Geoversity is creating conservancies that serve as campuses for our Life Changer experiential learning programs, each with ecological and cultural diversity.
Geoversity’s main campus is the Mamoní Valley Preserve, which encompasses 5,000 hectares (12,500 acres) of rainforest and aspires to geographically include the entire 12,200-hectare (28,900 acres) upper Mamoní watershed and its 1,500 hectares (3,900 acres) of old-growth forests.
It is located within the largest remaining stretch of contiguous rainforest in the exceptionally biodiverse Tumbes-Chocó-Magdalena eco-region: one of the top 25 Biodiversity Hotspots in the world and adjacent to the indigenous Gunayala territory, Emberá communities and the national protected areas Narganá and the Chagres National Park.
Incredibly, it is a mere 2-hour drive from the Tocumen International Airport in Panama City, in the narrowest stretch of the Americas.
MVP Campus Facilities
Our science and leadership training center, Centro Mamoní, along with our Agroforestry site, form parts of Geoversity’s off-grid rainforest campus in the Mamoní Valley Preserve. Here students, volunteers, interns and tinkerers join our team to achieve our campus’ goal of becoming 100% self-sufficient with food, building materials, energy and water use, while sharing experiential learning experiences with guests from all over the world. Facilities are connected to broadband WiFi, can host up to 55 people at a time, and are sustainably powered 24/7 by a unique hydro-electric system and solar panels. The cabins and hand-crafted furnishings are built with locally sourced bamboo and salvaged hardwoods— most cabins even have flush toilets and hot water!
The Upper Mamoní Valley is a sparsely populated mountainous region with close proximity to Panama City. There are four villages: San José de Madroño, El Valle, La Zahina, and Mamoní Arriba (listed east to west). Total population of the valley is estimated below 500 people, enough to support four small rural schools and one understaffed health center, all of which are located along the Mamoní river and its major tributary, the San José. Smaller ranching outposts are interspersed throughout the Valley—mostly along the main dirt road that runs along the river and connects the four villages.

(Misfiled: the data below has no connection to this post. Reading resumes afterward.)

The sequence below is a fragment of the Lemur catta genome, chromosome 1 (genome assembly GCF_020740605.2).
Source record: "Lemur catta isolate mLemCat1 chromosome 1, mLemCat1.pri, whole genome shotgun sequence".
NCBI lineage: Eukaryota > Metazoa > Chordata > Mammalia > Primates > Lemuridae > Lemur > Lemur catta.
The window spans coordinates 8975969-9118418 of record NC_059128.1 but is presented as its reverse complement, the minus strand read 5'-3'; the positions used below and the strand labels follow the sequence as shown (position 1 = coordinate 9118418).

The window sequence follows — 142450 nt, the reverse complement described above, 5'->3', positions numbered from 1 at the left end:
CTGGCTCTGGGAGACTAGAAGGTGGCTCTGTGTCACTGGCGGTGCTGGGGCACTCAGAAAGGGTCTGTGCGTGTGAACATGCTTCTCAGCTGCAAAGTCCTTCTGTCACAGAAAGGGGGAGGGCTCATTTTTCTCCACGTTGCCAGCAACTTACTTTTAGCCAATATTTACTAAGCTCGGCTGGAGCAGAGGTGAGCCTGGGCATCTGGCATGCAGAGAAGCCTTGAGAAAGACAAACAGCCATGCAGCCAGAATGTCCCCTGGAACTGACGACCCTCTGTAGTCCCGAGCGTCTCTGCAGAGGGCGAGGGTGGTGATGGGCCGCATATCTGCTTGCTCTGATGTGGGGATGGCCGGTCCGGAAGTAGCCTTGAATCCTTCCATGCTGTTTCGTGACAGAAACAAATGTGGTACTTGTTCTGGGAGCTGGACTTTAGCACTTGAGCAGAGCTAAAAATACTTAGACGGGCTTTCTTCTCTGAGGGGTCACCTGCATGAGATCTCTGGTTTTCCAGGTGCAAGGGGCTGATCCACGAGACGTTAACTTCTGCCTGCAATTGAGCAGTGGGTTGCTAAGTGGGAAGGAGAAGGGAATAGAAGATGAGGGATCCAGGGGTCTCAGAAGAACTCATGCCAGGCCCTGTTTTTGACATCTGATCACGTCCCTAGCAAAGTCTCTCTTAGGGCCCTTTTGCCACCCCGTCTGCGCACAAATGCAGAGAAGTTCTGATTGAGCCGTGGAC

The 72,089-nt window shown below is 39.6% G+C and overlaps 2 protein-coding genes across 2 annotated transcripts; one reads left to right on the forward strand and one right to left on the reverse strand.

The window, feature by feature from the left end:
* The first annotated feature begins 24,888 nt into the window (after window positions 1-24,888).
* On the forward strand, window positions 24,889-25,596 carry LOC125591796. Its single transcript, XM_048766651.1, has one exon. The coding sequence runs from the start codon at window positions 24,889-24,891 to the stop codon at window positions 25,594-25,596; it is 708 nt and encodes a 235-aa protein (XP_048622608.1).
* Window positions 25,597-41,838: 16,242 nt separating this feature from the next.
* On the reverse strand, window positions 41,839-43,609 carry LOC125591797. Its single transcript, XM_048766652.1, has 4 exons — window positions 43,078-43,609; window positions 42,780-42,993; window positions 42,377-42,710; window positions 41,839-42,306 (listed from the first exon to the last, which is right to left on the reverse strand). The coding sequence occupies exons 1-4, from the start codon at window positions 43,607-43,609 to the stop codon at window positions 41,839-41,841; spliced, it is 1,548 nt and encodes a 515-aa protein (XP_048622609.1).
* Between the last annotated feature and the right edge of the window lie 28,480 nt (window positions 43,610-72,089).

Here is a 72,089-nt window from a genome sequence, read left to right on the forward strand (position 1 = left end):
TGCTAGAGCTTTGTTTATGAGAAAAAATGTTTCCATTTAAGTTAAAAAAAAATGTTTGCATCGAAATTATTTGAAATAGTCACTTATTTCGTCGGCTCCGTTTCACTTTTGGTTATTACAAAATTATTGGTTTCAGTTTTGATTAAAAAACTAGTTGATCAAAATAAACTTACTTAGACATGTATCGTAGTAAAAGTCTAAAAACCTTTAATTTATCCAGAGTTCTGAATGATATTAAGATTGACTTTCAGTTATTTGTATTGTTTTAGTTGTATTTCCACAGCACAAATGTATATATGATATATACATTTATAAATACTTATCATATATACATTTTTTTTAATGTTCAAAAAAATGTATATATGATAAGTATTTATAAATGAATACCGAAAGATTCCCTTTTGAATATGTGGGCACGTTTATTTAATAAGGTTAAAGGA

Geoversity has been actively expanding its campus locations for its Life Changer experiential learning programs, each with ecological and cultural diversity in mind.
The Borrego Institute of Living Design in San Diego, USA:
The Borrego Institute for Living Design is a cross-disciplinary ecotone where art, design, mythic storytelling, and evolutionary processes connect diverse minds for thriving futures. They work to catalyze a fundamental paradigm shift in all human endeavors—from mechanistic efficiency-driven thinking to adaptable design based on life’s observable patterns and processes—in order to facilitate cultural renewal for greater resilience, adaptability, and expanding opportunity.
Locations under development:
- Geoversity´s Pacific Marine Field Station and Conservancy, Cébaco Island
- Geoversity´s Wetlands Field Station and Conservancy, Bayano
- Geoversity´s Urban Forest Campus in the City of Knowledge and the Camino de Cruces National Park, Clayton, Panama
- Geoversity’s Atlantic Marine Field Station, The Azores, Portugal
- The Caracol River Basin Conservation Community
- The Dianmayala Conservation Community
- Geoversity’s Biocultural Design Center, Urban Forest, Amador Causeway, Panama City